Who can resist a "shortbread" layer topped with chocolate, toffee and hazelnuts? Bliss, right?
I have mentioned it elsewhere, but I am an ATK geek. Translation - a big fan of America's Test Kitchen recipes. I have so many of their books, it's embarrassing. They do test recipes a lot and that likely explains why they are almost always guaranteed to be perfect.
They have recently published "The Perfect Cookie" book. I first came across this recipe in the 2012 Christmas Cookie publication. If you have access to that, you will notice I have deviated from their method - which sounds bizarre given that I just sang their praises - but sometimes a gal's just gotta do what works. This ATK recipe tends to appear in the KB Kitchen only at Xmas. (Why only then?) It's ridiculously easy to make - there's no rolling out pastry or fancy tricks. It is made in a 18 x 13" bake sheet, so you get a lot out of it - depending on how you cut it - about 4 dozen. Because it stores well in a tin, in a cool place, it is often one of the first Xmas cookie recipes I make in December.
- as with most baking, and especially ATK recipes, I find they work best when you measure ingredients, such as flour, by weight.
- buy toffee bits; I can never find "Heath's" Toffee Bits in Canada; they really are the best; otherwise use Skor bits
- buy the best quality chocolate chips you can find / afford
- ideally, buy unsalted butter that is 84% fat (e.g. Stirling, or President)
- line a 18 x 13" rimmed bake sheet with parchment; fold or cut it to fit perfectly, not coming up the sides
- toast and coarsely chop hazelnuts (see Notes); can be done day before
- bring butter and cream cheese to room temperature
- ideal if you have an off-set knife
- preheat oven to 375 F; adjust oven rack to lower middle position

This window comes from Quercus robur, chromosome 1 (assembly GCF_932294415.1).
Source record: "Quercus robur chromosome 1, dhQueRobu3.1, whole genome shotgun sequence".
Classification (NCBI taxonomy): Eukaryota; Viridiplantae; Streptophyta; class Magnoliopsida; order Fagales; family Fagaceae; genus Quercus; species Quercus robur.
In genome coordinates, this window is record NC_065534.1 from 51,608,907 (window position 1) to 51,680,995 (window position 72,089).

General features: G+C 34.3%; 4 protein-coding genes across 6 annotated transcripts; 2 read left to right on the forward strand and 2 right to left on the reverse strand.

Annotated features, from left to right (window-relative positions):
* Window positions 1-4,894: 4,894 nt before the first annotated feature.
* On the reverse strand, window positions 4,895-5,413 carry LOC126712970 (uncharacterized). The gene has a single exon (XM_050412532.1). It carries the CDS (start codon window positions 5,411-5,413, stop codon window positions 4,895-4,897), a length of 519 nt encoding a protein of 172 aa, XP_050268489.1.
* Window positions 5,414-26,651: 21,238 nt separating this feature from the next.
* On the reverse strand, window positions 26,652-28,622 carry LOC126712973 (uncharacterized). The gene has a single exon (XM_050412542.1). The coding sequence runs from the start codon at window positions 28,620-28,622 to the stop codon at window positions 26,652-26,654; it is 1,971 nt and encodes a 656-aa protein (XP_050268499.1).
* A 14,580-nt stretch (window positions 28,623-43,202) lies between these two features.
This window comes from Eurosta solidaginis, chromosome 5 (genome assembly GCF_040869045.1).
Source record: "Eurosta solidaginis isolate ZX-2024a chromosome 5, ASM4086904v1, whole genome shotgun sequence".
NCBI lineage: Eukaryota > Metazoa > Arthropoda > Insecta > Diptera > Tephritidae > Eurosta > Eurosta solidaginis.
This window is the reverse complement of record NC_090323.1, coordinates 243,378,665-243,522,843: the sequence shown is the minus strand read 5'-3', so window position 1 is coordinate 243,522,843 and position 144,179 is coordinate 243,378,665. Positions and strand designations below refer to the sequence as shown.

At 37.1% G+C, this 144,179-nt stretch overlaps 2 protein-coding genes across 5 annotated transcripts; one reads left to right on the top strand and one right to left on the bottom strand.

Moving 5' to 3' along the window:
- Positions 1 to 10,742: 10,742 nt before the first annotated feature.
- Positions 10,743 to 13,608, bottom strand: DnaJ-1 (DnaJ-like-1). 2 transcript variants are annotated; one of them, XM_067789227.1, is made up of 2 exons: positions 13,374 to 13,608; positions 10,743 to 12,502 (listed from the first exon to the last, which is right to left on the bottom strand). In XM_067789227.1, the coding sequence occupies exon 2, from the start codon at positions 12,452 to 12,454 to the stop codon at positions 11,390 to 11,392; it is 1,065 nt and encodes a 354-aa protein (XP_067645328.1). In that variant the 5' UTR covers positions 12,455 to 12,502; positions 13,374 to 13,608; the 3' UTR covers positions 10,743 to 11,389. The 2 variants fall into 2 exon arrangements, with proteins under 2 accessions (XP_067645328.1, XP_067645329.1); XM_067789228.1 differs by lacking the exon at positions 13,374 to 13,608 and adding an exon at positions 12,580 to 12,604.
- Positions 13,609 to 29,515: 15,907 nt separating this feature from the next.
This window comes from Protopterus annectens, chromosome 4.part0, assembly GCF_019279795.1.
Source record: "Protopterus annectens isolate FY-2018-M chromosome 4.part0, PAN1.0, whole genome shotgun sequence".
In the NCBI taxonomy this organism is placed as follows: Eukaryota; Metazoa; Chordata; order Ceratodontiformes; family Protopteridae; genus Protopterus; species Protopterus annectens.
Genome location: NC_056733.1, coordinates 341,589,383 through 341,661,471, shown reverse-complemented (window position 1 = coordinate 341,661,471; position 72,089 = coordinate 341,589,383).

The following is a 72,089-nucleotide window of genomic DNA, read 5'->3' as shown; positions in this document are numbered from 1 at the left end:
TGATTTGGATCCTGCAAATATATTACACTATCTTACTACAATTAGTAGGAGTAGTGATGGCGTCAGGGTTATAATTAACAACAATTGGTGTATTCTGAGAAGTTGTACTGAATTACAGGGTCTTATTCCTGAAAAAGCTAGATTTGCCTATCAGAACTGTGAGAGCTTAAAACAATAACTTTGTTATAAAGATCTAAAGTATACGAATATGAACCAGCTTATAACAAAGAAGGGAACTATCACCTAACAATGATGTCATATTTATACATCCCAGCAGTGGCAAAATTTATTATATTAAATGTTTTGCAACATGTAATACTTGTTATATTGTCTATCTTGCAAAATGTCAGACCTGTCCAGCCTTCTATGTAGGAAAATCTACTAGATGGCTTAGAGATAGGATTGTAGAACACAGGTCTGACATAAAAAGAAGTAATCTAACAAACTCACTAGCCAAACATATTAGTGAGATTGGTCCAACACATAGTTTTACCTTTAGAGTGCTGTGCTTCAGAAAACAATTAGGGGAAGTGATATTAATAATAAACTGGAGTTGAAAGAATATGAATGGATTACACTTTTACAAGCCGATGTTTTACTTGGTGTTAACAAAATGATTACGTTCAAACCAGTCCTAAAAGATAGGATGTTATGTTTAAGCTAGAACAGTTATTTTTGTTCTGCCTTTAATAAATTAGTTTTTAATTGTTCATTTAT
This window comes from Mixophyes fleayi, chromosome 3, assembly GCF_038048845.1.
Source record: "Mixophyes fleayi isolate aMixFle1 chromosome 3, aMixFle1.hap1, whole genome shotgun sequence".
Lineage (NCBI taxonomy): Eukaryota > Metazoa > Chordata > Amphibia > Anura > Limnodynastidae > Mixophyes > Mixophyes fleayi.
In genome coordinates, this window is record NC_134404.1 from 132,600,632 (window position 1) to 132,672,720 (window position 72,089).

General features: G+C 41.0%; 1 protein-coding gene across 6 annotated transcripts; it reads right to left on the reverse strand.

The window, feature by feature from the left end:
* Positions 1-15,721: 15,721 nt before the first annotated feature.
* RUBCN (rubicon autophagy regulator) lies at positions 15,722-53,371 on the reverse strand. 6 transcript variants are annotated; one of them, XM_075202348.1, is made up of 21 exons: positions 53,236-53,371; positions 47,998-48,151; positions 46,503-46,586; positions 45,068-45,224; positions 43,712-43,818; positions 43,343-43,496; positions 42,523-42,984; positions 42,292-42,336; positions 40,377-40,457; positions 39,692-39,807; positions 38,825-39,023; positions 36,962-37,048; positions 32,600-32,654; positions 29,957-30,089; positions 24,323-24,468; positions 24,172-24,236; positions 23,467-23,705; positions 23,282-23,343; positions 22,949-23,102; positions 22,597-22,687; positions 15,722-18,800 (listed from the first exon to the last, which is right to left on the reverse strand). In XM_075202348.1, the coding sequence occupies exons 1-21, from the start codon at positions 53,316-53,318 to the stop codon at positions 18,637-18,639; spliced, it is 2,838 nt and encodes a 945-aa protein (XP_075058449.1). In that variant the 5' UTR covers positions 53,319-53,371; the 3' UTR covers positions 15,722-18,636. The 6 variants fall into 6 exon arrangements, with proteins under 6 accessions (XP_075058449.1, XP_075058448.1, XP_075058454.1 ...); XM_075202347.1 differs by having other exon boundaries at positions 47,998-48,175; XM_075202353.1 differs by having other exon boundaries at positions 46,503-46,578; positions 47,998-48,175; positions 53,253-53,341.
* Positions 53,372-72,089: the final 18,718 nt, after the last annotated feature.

- prep / measure out toppings - important tip - have all your toppings ready before the base goes into the oven
16 TB unsalted butter (softened)
1 oz cream cheese (softened)
1/2 cups (12 1/2 oz) all-purpose flour
3/4 cup (5.25 oz) superfine sugar (see Notes)
1/4 tsp salt
Cut the butter into 1/2" pieces
Whisk the dry ingredients in the large bowl of your stand mixer (using the whisk attachment). One by one, drop in the butter pieces and the cream cheese, and continue beating on medium speed until the mixture becomes crumbly. The batter may not come together, but should hold together if you squeeze some in your hand. (I think I once did this step in a food processor - seems to work fine.)
Distribute the batter in bits over the prepared sheet pan (see photo). Use your fingers to press it into an even layer.
Bake at 375 F until the dough is light golden brown. This could take between 13-20 minutes. Keep an eye on this.
As mentioned above, have all other ingredients ready. As soon as the pastry comes out of the oven you'll be sprinkling it with chocolate chips and the heat of the pastry is what is going to melt it.
1 1/2 cups semi-sweet chocolate chips
1 cup (5 oz) hazelnuts (toasted, skinned and chopped)
1 cup Toffee Bits
Now you need to work fast. As soon as you remove the pan from the oven, sprinkle the chocolate chips evenly over the base. By three minutes at most, they should be melted enough to spread them into a thin layer - works best with an off-set spatula. Evenly distribute the chopped hazelnuts and the toffee bits on top of the chocolate. Don’t let the chocolate cool, or the hazelnuts / toffee will not stick.
Let this cool for 20 minutes. Using a sharp knife, cut the diamond-shaped cookies.
Lift the cookies out and transfer to a wire rack to cool completely, before storing in a tin.
Notes and Tips...
- Digital Scale - one of the best kitchen tools (read more)
- Hazelnuts - toast skinned nuts before chopping (about 10 minutes in a 350 F oven; if the nuts you buy are not blanched - here's how to remove the skins); do not chop too finely - you want small chunks, not dust.
- Superfine Sugar - this is easy to find, though may be labelled as fruit sugar; alternatively, you can put regular sugar in a food processor for about 30 seconds.
- For KB Recipe Attribution Practices please click here.
<== Questions or Comments about this recipe? Visit the Recipe Q. C. page - looking forward to hearing from you!